In a joint statement, Schiff and other House committee chairmen including Jerry Nadler, D-N.Y., Elijah Cummings, D-Md., and Eliot Engel, D-N.Y., said, "No quid pro quo is required to betray our country. Trump asked a foreign government to interfere in our elections — that is betrayal enough. The corruption exists whether or not Trump threatened — explicitly or implicitly — that a lack of cooperation could result in withholding military aid."

Utah Sen. Mitt Romney, a frequent GOP critic of the president, called the memo "deeply troubling." Speaking at a conference in Washington, Romney said: "If the president of the United States asks or presses the leader of a foreign country to carry out an investigation of a political nature, that's troubling."

Republicans defend Trump

Other Republicans, however, rallied to the president's defense. Rep. Matt Gaetz, R-Fla., a fervent support of Trump's, said the memo of the call showed that Pelosi "has been functionally 'catfished' into a politically fatal impeachment proceeding based on rumors, based on faulty evidence, and based on a bloodlust for the President politically that does not serve our nation well."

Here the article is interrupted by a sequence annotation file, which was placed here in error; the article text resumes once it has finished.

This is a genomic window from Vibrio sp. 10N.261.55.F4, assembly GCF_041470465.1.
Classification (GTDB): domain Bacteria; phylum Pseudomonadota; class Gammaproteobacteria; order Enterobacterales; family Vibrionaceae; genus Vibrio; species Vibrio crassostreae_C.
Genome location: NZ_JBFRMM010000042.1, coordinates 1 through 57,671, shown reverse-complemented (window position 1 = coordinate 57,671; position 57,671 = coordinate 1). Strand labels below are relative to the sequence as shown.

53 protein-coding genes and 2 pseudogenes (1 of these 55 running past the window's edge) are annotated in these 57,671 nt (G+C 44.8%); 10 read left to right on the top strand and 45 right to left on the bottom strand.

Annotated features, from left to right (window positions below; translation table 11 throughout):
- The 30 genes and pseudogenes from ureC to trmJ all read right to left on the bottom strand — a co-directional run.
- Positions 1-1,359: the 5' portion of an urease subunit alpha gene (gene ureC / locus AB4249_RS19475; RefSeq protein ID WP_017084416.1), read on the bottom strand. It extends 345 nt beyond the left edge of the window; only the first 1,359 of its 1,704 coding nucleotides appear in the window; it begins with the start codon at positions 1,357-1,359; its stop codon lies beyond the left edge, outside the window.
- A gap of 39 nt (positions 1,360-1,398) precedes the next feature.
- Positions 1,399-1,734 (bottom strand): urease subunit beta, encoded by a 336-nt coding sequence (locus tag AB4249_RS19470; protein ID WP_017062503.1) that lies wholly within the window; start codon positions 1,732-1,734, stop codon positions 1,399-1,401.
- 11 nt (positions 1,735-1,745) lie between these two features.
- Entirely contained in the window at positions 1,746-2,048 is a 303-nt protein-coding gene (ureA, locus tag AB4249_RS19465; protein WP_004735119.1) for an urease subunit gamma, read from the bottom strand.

Sen. Lindsey Graham, R-S.C., called the rough transcript of the call "underwhelming." Graham said "Impeachment over this? What a nothing (non-quid pro quo) burger. Democrats have lost their minds when it comes to President Trump."

A dozen GOP members of the House and Senate were given an advance view of the memo at a White House meeting attended by White House counsel Pat Cipollone. One of those present, Sen. Ron Johnson, R-Wis., said, "We certainly saw no quid pro quo," and, also employing the culinary metaphor, "It's turning into a real nothingburger."